Litter pickers urge more respect for environment
LITTER bugs in West Swindon are causing a headache for volunteer cleaners in the area, who feel as though they are fighting a losing battle.
Walkways and housing estates around Shaw and Freshbrook, particularly outside the shopping centres, are becoming clogged with discarded food wrappers, while grass and hedgerows are increasingly overgrown and unkempt.
Litter pickers volunteering for the council or in their spare time are becoming frustrated every time they return to an area to find all their hard work undone.
Elizabeth Elstone, 63, of The Prinnels, cleans the neighbourhood almost daily with her husband Eric, and is urging residents to show more consideration for their environment.
“It is about having respect for where you live and respect for other people,” she said.
“My husband and I are volunteer litter pickers for the council.
“We always clear up the walkway going down to Walter Close, which is hal a mile long. We try to clear that on a regular basis.
“It takes us about an hour and a half to clear up, but when we walk down the next day all the litter is back. We are fighting a losing battle. Every day we will fill at least a black bin bag full of rubbish.
“People should be educated not to throw their rubbish on the floor. It is just very frustrating.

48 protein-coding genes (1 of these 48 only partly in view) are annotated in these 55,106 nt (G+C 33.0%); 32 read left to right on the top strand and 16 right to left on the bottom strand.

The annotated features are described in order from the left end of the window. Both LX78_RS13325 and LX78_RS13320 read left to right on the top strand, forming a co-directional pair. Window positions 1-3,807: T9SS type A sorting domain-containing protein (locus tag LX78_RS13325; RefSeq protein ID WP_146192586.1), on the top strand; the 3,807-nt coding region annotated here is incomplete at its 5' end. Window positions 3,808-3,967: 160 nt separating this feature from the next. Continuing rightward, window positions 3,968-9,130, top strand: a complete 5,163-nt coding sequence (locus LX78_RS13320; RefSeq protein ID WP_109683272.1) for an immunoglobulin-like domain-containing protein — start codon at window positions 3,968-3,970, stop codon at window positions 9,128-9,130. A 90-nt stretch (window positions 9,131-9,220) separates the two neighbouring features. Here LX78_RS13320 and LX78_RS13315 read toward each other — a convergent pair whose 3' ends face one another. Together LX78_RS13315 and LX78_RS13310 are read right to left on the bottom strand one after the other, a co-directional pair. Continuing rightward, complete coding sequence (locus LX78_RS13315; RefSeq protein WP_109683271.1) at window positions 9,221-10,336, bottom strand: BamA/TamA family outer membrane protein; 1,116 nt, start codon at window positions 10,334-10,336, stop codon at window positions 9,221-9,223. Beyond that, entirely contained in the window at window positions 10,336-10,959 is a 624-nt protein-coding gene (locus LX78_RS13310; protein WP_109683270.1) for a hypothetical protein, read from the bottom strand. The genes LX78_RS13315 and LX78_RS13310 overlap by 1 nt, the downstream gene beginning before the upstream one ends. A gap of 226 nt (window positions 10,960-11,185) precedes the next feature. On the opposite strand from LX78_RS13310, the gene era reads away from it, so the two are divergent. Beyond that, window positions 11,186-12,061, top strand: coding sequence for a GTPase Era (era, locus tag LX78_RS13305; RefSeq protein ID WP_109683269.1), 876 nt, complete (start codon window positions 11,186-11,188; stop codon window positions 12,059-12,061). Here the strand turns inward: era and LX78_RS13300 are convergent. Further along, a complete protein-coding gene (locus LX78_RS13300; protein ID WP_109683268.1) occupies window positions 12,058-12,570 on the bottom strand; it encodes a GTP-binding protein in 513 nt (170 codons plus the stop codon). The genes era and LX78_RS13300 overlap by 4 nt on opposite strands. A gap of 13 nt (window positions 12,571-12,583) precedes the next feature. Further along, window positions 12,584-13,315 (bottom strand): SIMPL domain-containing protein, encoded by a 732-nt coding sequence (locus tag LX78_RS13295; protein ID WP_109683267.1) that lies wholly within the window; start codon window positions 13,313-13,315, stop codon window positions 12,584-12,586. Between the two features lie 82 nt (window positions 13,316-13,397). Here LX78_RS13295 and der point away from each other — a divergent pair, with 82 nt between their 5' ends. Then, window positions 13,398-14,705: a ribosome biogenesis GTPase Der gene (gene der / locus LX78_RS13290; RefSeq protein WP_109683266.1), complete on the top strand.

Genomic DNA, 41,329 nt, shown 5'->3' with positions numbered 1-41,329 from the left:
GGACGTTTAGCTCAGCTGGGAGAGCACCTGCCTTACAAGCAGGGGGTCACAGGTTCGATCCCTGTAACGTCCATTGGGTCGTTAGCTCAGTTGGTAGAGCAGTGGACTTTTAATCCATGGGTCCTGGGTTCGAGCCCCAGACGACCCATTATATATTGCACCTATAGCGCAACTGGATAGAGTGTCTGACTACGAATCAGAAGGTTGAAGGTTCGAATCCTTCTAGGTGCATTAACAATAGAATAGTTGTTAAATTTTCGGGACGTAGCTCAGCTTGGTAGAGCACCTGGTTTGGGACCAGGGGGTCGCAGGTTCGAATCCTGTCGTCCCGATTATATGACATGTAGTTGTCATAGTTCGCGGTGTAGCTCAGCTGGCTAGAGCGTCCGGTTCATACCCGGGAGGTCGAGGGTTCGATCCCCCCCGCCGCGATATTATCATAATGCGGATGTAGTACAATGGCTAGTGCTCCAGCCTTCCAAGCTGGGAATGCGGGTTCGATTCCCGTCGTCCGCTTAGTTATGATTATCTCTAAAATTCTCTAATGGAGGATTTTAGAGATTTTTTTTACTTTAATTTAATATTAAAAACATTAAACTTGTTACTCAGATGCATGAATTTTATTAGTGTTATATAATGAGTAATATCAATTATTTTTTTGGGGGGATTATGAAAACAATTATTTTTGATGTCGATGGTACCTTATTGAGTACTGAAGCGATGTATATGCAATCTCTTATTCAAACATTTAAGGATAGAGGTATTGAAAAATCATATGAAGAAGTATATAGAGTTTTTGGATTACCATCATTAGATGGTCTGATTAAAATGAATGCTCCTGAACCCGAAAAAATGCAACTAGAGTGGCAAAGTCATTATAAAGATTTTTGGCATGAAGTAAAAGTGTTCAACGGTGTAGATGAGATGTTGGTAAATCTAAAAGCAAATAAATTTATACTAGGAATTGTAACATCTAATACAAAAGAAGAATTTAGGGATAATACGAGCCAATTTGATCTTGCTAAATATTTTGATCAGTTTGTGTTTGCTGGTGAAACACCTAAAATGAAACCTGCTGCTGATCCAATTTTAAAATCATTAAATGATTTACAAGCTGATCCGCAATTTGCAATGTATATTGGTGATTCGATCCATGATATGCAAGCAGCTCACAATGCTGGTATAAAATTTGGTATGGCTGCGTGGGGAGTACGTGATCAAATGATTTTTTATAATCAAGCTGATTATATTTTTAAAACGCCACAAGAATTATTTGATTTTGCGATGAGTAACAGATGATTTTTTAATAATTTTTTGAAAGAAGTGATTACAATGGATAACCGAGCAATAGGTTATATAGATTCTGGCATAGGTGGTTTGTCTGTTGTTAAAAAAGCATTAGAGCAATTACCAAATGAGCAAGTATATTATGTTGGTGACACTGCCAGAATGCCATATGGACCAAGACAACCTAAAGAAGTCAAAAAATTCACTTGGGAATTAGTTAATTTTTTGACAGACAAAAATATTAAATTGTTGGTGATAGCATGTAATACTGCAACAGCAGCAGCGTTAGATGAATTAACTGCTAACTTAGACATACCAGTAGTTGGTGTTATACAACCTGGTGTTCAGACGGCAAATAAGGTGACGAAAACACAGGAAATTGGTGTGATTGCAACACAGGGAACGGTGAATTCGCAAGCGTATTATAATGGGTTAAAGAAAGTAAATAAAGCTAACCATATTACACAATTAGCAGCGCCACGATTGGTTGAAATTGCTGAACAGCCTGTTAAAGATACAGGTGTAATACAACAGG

“One day it was particularly bad – there were four of us cleaning all day from the Shaw Residents’ Association and we ended up filling six bags full of rubbish.
“We were thinking about putting a notice down there, but because there are not any bins we can’t ask people to put their litter in the bin.”
Kevin Fisher, chairman of the Shaw Resident’s Association, said: “I wanted a new bin put in near me but the council would not fund it. I asked them to install one, which I now empty, so they do not have to pay out for collections and I keep my street clean. It is a win, win.
“I just think attitudes have changed. The more litter there is the more will get dropped. People will tend to respect an area if there is less litter.
“It is a lack of respect and a belief that it is someone else’s problem.
“The truth is that the council cannot afford to pay for litter collections when they have more important priorities.
“The community have to take more ownership, and people who drop litter have to feel a little more guilty about what they are doing.”
Jay Jay Plimmer, 32, of Shaw, said: “There are not enough volunteers – it is getting pretty bad. I go out and do it myself now and again because it won’t get done any other way.
“I just do around near the houses where I live. A lot of the hedges and grass are getting overgrown as well and it just looks awful. It makes it a nasty place to live.”
A Swindon Borough Council spokesman said: “Our volunteers do a fantastic job keeping our communities clean and tidy and we are open to looking at alternative options in the area.
“One solution could involve obtaining community grant funding for additional bins.
“However, we would ask that if people do have litter and there isn’t a bin nearby that they take it home with them and not drop it outside.”
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